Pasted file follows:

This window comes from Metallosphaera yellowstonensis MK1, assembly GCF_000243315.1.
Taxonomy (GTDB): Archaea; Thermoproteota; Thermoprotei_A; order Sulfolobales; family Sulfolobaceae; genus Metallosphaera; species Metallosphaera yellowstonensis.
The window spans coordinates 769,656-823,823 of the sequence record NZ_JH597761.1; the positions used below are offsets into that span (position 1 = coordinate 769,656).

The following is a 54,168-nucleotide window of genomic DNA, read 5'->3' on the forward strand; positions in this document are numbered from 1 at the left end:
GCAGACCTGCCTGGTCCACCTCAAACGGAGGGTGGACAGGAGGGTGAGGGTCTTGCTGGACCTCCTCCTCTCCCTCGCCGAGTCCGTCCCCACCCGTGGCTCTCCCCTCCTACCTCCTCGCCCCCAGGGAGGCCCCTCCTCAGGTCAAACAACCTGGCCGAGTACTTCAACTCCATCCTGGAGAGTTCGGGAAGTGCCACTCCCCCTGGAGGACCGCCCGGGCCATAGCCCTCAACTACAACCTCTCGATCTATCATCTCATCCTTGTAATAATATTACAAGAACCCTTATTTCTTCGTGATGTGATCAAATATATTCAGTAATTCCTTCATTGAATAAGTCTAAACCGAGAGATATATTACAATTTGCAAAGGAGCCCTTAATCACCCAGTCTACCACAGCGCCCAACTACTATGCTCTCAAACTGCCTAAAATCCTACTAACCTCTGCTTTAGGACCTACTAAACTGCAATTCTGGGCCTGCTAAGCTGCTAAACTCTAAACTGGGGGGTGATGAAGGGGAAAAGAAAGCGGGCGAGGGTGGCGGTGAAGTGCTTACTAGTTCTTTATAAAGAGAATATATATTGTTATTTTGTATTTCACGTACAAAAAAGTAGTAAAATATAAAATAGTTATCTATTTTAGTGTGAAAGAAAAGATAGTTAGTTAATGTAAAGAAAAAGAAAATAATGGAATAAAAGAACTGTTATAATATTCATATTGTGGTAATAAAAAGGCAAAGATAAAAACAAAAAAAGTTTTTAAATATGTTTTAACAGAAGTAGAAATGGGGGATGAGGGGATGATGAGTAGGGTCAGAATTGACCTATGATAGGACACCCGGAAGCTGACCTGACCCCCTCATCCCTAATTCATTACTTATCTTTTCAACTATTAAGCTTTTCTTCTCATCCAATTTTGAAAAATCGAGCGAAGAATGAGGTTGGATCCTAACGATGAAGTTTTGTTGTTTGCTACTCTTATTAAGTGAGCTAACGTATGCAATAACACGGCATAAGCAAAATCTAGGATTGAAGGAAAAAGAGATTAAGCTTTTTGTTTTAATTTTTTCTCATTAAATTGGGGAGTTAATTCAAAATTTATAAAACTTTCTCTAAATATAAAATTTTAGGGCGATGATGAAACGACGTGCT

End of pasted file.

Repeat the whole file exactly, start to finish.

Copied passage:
This window comes from Metallosphaera yellowstonensis MK1, assembly GCF_000243315.1.
Taxonomy (GTDB): Archaea; Thermoproteota; Thermoprotei_A; order Sulfolobales; family Sulfolobaceae; genus Metallosphaera; species Metallosphaera yellowstonensis.
The window spans coordinates 769,656-823,823 of the sequence record NZ_JH597761.1; the positions used below are offsets into that span (position 1 = coordinate 769,656).

The following is a 54,168-nucleotide window of genomic DNA, read 5'->3' on the forward strand; positions in this document are numbered from 1 at the left end:
GCAGACCTGCCTGGTCCACCTCAAACGGAGGGTGGACAGGAGGGTGAGGGTCTTGCTGGACCTCCTCCTCTCCCTCGCCGAGTCCGTCCCCACCCGTGGCTCTCCCCTCCTACCTCCTCGCCCCCAGGGAGGCCCCTCCTCAGGTCAAACAACCTGGCCGAGTACTTCAACTCCATCCTGGAGAGTTCGGGAAGTGCCACTCCCCCTGGAGGACCGCCCGGGCCATAGCCCTCAACTACAACCTCTCGATCTATCATCTCATCCTTGTAATAATATTACAAGAACCCTTATTTCTTCGTGATGTGATCAAATATATTCAGTAATTCCTTCATTGAATAAGTCTAAACCGAGAGATATATTACAATTTGCAAAGGAGCCCTTAATCACCCAGTCTACCACAGCGCCCAACTACTATGCTCTCAAACTGCCTAAAATCCTACTAACCTCTGCTTTAGGACCTACTAAACTGCAATTCTGGGCCTGCTAAGCTGCTAAACTCTAAACTGGGGGGTGATGAAGGGGAAAAGAAAGCGGGCGAGGGTGGCGGTGAAGTGCTTACTAGTTCTTTATAAAGAGAATATATATTGTTATTTTGTATTTCACGTACAAAAAAGTAGTAAAATATAAAATAGTTATCTATTTTAGTGTGAAAGAAAAGATAGTTAGTTAATGTAAAGAAAAAGAAAATAATGGAATAAAAGAACTGTTATAATATTCATATTGTGGTAATAAAAAGGCAAAGATAAAAACAAAAAAAGTTTTTAAATATGTTTTAACAGAAGTAGAAATGGGGGATGAGGGGATGATGAGTAGGGTCAGAATTGACCTATGATAGGACACCCGGAAGCTGACCTGACCCCCTCATCCCTAATTCATTACTTATCTTTTCAACTATTAAGCTTTTCTTCTCATCCAATTTTGAAAAATCGAGCGAAGAATGAGGTTGGATCCTAACGATGAAGTTTTGTTGTTTGCTACTCTTATTAAGTGAGCTAACGTATGCAATAACACGGCATAAGCAAAATCTAGGATTGAAGGAAAAAGAGATTAAGCTTTTTGTTTTAATTTTTTCTCATTAAATTGGGGAGTTAATTCAAAATTTATAAAACTTTCTCTAAATATAAAATTTTAGGGCGATGATGAAACGACGTGCT